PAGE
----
A: The start of a new year is often accompanied by a renewed energy around self-improvement and goal-setting in the form of resolutions. People often ask me this question and my reply is that I don’t think they ARE that important unless driven by a deep personal sense of mission. People often make resolutions, break them, and allow this to become their habit pattern until the process itself eventually becomes rather meaningless. Until people think really deeply about what is truly most important to them, this rather discouraging pattern is likely to continue.

Most people are “urgency addicted” and spend half their time doing things that are not important, that are urgent—things pressing, proximate, popular, and pleasant, but not really important.

This is why I feel strongly that people should take time to reflect and to think deeply about what is important to them. I suggest that people take time to decided what they really want to accomplish and why. Ask yourself what you mission is. Then make sure that your resolutions fit that mission. Can you see the difference between this process and the “quick fix” of coming up with ten resolutions and doing none of them?

For example, lets look at losing weight. If you are losing weight because you want fit into a certain size or you want others to like you more you are more likely to fail because the driving force of the goal isn’t coming from inside you. Your driving force comes from others. But, if one of your missions is to be a healthy person, you will look at your weight (if needed) as well as the health of your mind, your emotions and your spirit you are more likely to create meaningful goals and reach them. We call this, inside looking out, not outside looking in. Your goals are driven from within you and not influenced by others.

Q: How do I change so that I’m focused on the important things?

A: There are two forces that cause people to think seriously. One is the force of circumstance. They experience some kind of a crisis, emergency or major setback that causes them to really think seriously. The other is the force of conscience. The more people can spend time educating and obeying their conscience, the stronger their conscience becomes until they become driven by it. And if they’ll allow this to happen, it will drive them to ask and better understand the answers to the deeper questions of life. They’ll reflect on what is really important to them and think through the kinds of practices or disciplines that must be exercised in order to accomplish that which is most important.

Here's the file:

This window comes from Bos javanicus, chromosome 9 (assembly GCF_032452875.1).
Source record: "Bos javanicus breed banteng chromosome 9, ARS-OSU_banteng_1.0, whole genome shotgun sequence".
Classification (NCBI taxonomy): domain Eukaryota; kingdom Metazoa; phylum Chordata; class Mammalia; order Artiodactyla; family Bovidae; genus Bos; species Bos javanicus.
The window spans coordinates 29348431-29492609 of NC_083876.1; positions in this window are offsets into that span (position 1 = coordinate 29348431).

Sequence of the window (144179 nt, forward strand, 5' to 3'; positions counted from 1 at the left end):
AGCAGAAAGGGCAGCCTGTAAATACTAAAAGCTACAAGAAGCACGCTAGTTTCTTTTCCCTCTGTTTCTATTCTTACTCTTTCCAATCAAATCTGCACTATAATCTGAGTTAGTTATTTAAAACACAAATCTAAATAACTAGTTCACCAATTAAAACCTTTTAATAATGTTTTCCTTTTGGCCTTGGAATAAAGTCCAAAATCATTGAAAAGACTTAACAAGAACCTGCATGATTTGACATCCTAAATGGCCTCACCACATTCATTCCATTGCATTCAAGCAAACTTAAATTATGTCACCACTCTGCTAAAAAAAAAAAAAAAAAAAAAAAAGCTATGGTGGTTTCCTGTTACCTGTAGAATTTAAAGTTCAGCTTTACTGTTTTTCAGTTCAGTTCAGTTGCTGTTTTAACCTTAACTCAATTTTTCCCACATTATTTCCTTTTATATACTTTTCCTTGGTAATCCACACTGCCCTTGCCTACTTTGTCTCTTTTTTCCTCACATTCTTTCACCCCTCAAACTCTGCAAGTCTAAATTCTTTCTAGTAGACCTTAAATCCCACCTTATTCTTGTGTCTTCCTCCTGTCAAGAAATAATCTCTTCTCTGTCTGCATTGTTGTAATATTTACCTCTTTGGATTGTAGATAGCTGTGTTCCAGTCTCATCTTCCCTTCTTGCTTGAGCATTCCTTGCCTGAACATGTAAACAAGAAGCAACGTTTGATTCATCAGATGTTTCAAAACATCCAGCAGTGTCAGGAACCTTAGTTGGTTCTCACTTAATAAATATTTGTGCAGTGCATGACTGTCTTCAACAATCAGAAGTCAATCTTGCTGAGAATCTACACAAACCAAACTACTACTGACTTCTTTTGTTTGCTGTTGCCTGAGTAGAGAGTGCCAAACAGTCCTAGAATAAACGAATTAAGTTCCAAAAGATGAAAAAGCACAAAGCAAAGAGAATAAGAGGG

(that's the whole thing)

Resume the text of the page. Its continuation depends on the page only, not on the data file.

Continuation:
Q: Can you recommend some things that people might consider when sitting down and setting goals for themselves?

A: There are a couple of things I have found that help people develop enough internal stamina and discipline to make great things happen. They start small—make and keep a promise, or set a small goal and accomplish it. The more they do this, the larger the promises become and the higher the significance of the goals. Little by little their sense of personal honor becomes greater than their moods, and they are more a function of their commitments then they are the different conditions of their life. When that begins to happen, they literally become the creative force of their own life. They move from small things to slightly larger things—have small “wins” and then bigger and bigger “wins”—until they begin to experience a level of exhilaration and excitement that makes them feel like they can accomplish just about anything.

Q: Looking ahead, what words of encouragement would you offer someone who might get stuck in the process?

A: Do not allow yourself to be intimidated by the process itself…it is gradual. Ask yourself the simple question—what is most important to you in life? Making a list of values that you want to live by is, in and of itself, a small “win.” As I mentioned earlier, acknowledging these small victories gives you confidence that you are on the right path and allows you to take a deeper look at what your goals and purposes are. As you move forward, you are encouraged to go, even more specifically, into action planning and setting deadline dates by which you want to accomplish those things.

I would also add this…it is human nature to have moments of doubt and discouragement, but do not give into them. Know that, in spite of weaknesses, you have the potential within you to live a life of greatness.